A retired View Royal machinist and a Saanich economist want the Ministry of Highways to give serious consideration to another plan for solving the commuter traffic tie-ups for which the intersection at Trans-Canada Highway and McKenzie Avenue/Admirals Road has long been blamed.
Dick Faulks, a View Royal resident and treasurer for sustainable growth advocate Island Transformations, says the province needs to plan now to include accommodations for light rail in any changed configuration for the intersection, which the province is budgeting roughly $85 million.
“I just want the ministry to spend less money, take up less land and make preparation for regional rail,” he said.
Previous surveys and think tanks looking at future growth in the area have placed a regional rail system as a priority and a good long-term solution to our transportation challenges, he said.
Faulks’ take on the three options that have been presented to the public for possible adoption is that they are actually only one option, with three slightly different designs. He said it’s possible to spend far less money and at the same time, create infrastructure that looks to the future.
“We must prepare for the installation of rail,” he said. “That’s where – if people in our highways department would look forward and see that – we should be going.”
Faulks, 84, has been a booster of commuter rail for decades. With that in mind, he said the three options attempt to “solve an intersection with a superhighway.”
No definitive costing has been projected for the alternative proposal being promoted by Faulks and Rob Wickson, the founder of Island Transformations and current president of the Gorge-Tillicum Community Association. However, it sees some significant changes to the flyover and modified cloverleaf scenarios now being analyzed.
Among them are the presence of a tunnel on the outbound side of the TCH, which would run under the a bridge connecting the highway and Admirals with McKenzie. It would cover two non-stop lanes heading toward the West Shore and also provide space for a rail stop running parallel between the roadway and the Galloping Goose Trail. Wickson said until the region has commuter rail, the tunnel area could be used as a dedicated bus exchange.
The proposal calls for inbound traffic, going straight or turning left, to still be subject to a light.
But with outbound highway traffic not a factor, vehicles turning left onto McKenzie – over 10,000 a day – would only be stopped when traffic coming from Admirals Road had a green light, thus improving flow and easing congestion on the commute into Victoria from the West Shore and points north.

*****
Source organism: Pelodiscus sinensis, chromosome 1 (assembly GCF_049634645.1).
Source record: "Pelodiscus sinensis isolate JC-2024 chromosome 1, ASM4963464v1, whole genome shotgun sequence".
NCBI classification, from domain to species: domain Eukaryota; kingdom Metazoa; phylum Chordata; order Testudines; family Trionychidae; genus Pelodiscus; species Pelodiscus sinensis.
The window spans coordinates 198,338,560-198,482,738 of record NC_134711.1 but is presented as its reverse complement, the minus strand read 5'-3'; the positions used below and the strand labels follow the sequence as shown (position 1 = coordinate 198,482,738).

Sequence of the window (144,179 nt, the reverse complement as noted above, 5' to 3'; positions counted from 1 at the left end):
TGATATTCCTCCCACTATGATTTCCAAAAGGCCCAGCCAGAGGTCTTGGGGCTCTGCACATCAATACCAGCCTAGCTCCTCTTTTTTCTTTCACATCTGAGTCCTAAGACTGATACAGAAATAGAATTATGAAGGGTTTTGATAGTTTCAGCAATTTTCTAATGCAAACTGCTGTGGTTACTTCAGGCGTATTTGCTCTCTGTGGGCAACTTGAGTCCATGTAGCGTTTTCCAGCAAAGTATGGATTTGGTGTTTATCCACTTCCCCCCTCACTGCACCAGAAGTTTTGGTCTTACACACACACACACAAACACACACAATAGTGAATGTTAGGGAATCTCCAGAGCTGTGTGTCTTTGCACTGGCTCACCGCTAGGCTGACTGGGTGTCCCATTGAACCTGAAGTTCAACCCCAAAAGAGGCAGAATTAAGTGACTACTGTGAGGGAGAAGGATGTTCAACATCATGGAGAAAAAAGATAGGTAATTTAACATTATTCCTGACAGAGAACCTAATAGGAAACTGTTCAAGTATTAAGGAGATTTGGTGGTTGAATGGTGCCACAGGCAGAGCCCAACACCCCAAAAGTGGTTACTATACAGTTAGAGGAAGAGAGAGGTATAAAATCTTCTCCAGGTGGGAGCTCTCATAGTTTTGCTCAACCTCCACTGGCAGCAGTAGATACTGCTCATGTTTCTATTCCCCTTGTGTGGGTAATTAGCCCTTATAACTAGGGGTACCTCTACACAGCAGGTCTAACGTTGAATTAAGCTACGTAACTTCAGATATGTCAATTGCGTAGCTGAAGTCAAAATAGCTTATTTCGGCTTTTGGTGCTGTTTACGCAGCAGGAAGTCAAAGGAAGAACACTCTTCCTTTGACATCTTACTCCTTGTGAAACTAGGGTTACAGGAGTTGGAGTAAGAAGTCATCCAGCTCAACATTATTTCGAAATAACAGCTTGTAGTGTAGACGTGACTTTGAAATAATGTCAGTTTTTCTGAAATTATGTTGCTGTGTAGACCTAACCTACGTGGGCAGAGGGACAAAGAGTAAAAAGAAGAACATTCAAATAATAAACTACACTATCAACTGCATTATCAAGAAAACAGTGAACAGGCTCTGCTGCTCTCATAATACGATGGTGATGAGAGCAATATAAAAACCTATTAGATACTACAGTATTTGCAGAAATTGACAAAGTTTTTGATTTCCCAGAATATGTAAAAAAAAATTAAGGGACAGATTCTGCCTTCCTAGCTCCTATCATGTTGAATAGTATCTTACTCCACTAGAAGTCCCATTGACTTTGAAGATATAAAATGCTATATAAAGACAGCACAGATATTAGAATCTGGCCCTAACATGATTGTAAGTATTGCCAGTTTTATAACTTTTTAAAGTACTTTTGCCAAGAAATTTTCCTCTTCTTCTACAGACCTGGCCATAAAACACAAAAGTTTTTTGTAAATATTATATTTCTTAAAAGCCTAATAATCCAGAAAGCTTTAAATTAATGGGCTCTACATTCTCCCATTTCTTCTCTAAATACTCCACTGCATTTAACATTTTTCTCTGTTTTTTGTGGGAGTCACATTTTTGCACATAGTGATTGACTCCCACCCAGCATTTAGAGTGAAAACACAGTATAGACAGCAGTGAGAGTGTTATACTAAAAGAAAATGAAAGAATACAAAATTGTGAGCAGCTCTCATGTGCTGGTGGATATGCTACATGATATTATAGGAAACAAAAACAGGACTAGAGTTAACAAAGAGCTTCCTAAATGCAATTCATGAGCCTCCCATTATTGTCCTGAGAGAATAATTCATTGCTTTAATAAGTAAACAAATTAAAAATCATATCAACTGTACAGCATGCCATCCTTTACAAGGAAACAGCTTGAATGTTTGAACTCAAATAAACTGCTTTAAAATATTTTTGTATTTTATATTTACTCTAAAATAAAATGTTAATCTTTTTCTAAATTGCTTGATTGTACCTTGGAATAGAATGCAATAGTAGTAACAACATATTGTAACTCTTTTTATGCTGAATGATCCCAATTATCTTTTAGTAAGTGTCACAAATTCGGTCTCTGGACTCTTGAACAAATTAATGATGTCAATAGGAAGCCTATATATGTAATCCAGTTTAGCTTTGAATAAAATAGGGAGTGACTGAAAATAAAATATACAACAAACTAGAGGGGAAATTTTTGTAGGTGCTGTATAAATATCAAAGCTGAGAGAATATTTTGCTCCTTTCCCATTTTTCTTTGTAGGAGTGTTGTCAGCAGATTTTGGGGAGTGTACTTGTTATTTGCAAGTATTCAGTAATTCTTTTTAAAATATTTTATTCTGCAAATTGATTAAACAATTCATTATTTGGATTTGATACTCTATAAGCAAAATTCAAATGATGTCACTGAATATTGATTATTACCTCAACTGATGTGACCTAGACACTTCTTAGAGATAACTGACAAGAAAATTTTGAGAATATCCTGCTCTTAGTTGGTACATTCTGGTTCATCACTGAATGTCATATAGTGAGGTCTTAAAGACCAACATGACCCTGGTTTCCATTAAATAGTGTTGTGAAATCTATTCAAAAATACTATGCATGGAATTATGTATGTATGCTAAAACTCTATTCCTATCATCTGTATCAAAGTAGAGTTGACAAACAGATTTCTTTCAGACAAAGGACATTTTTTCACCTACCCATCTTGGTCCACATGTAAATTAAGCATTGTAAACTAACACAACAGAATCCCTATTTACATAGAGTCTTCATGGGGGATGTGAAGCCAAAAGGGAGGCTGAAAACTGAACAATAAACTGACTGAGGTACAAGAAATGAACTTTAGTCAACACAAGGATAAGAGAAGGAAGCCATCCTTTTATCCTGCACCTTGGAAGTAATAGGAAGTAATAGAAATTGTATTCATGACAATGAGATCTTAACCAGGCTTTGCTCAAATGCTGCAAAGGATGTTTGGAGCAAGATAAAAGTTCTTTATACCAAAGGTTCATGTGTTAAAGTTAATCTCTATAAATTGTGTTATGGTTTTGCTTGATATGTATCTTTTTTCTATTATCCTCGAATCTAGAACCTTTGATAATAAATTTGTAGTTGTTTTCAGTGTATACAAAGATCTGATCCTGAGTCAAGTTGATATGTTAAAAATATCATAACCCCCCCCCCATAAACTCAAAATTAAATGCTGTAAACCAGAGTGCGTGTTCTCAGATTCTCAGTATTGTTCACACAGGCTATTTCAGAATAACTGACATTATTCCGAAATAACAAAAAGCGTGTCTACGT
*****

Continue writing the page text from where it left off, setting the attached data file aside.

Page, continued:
Wickson, for his part, is equally interested in the future of his neighbourhood. He calls the Admirals and McKenzie/TCH intersection “the entryway to the urban environment” of Greater Victoria and as such, creating a high-speed section of roadway leading to another urban intersection at Tillicum Road simply doesn’t make sense.
“This is such an important intersection for Greater Victoria, not Saanich or Victoria but everyone,” he said. “We’ve got to look at this much more carefully, and away from just the transportation point of view. We can’t just look at this as a place for vehicles to move through, but look at it as a place that involves pedestrians, cyclists and a neighbourhood.”
Faulks and Wickson said they’ve had conversations with Ministry of Transportation officials on the matter, through the public consultation process last fall and otherwise.
In an emailed statement, a Ministry spokeswoman wrote that staff have been meeting with community associations since mid-October and that process continues.
“Design suggestions and other considerations are part of that consultation process and we welcome input from all stakeholders, including suggestions from the Gorge-Tillicum residents association,” she wrote.
The province is not only keeping the objectives of safety, efficiency and reliability in mind with regard to public input received and technical and financial information gained, she stated, “Other important considerations are how to accommodate transit, pedestrians and cyclists, and future population growth.”
Wickson said he’ll push for a different approach to solving the region’s worst traffic challenge, even if that means taking the province to court to force it to look at other options.
As he has for years in general, Faulks plans to keep banging the drum for rail when it comes to the redesign of the intersection. He holds out hope that by keeping this “other option” in the spotlight, public opinion will force the province to take a step back and revisit its alternatives for the project.
“It is frustrating, but I can’t give up,” he said, “because logic says if we want to save money, you have to do the best thing and look to the future.”